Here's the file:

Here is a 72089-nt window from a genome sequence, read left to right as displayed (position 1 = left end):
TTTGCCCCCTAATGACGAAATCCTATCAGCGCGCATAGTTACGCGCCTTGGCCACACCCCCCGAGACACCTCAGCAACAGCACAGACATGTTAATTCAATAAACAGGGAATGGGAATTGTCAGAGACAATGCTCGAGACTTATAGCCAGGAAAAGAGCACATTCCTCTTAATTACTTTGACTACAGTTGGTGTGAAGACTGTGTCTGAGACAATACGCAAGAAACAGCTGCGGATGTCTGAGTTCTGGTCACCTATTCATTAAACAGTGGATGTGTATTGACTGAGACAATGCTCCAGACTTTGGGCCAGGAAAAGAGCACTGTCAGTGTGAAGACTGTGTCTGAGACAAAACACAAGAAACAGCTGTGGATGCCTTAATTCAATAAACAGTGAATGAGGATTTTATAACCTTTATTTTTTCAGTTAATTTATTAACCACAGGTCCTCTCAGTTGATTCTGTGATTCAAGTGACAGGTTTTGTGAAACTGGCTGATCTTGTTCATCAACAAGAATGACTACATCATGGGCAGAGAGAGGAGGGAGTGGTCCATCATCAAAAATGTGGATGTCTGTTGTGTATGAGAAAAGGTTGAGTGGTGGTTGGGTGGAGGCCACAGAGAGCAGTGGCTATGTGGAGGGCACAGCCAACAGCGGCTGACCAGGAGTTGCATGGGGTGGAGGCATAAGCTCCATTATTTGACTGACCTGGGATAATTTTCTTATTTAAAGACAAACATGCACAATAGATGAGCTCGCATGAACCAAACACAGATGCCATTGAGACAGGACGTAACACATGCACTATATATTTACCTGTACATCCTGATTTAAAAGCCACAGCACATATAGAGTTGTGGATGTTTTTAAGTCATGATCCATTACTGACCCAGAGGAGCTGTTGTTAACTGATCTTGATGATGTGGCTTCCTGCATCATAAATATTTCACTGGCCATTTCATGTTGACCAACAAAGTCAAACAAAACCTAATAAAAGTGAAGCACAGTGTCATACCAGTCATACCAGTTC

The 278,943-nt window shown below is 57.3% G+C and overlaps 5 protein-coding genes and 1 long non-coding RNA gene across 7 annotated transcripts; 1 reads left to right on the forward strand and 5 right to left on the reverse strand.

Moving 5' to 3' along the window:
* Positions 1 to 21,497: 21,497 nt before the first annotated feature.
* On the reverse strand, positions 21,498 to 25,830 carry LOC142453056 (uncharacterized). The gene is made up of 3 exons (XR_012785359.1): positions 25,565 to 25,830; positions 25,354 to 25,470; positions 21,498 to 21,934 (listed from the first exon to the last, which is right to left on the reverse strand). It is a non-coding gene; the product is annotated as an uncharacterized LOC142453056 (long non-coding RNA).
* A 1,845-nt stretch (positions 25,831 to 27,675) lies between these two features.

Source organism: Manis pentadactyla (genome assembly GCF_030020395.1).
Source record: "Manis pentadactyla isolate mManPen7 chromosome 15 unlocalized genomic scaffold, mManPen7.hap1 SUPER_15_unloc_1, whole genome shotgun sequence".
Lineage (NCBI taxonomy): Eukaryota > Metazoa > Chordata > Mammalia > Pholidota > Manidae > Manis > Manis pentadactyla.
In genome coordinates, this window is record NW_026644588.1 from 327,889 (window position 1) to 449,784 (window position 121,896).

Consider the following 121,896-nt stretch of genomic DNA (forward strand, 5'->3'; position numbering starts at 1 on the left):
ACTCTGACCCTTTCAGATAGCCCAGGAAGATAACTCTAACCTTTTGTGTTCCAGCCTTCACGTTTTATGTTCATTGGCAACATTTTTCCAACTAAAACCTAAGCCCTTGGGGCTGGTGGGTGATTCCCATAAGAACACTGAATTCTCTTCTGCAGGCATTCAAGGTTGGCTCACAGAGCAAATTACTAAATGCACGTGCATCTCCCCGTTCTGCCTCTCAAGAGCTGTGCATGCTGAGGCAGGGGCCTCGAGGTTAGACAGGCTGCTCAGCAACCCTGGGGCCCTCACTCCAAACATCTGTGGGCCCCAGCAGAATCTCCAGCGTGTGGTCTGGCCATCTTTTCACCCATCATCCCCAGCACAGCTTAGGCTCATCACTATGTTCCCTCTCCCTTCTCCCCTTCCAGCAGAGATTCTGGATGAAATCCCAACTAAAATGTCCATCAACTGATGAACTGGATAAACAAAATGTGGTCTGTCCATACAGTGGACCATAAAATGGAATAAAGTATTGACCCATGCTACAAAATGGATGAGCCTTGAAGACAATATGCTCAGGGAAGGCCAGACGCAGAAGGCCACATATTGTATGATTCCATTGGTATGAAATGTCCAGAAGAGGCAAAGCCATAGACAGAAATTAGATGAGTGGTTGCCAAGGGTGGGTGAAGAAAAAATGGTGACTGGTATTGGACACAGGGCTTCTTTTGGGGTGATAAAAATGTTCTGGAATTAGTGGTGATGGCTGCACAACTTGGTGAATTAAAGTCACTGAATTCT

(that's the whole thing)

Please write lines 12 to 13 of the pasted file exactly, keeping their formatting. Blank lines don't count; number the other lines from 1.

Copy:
Consider the following 121,896-nt stretch of genomic DNA (forward strand, 5'->3'; position numbering starts at 1 on the left):
ACTCTGACCCTTTCAGATAGCCCAGGAAGATAACTCTAACCTTTTGTGTTCCAGCCTTCACGTTTTATGTTCATTGGCAACATTTTTCCAACTAAAACCTAAGCCCTTGGGGCTGGTGGGTGATTCCCATAAGAACACTGAATTCTCTTCTGCAGGCATTCAAGGTTGGCTCACAGAGCAAATTACTAAATGCACGTGCATCTCCCCGTTCTGCCTCTCAAGAGCTGTGCATGCTGAGGCAGGGGCCTCGAGGTTAGACAGGCTGCTCAGCAACCCTGGGGCCCTCACTCCAAACATCTGTGGGCCCCAGCAGAATCTCCAGCGTGTGGTCTGGCCATCTTTTCACCCATCATCCCCAGCACAGCTTAGGCTCATCACTATGTTCCCTCTCCCTTCTCCCCTTCCAGCAGAGATTCTGGATGAAATCCCAACTAAAATGTCCATCAACTGATGAACTGGATAAACAAAATGTGGTCTGTCCATACAGTGGACCATAAAATGGAATAAAGTATTGACCCATGCTACAAAATGGATGAGCCTTGAAGACAATATGCTCAGGGAAGGCCAGACGCAGAAGGCCACATATTGTATGATTCCATTGGTATGAAATGTCCAGAAGAGGCAAAGCCATAGACAGAAATTAGATGAGTGGTTGCCAAGGGTGGGTGAAGAAAAAATGGTGACTGGTATTGGACACAGGGCTTCTTTTGGGGTGATAAAAATGTTCTGGAATTAGTGGTGATGGCTGCACAACTTGGTGAATTAAAGTCACTGAATTCT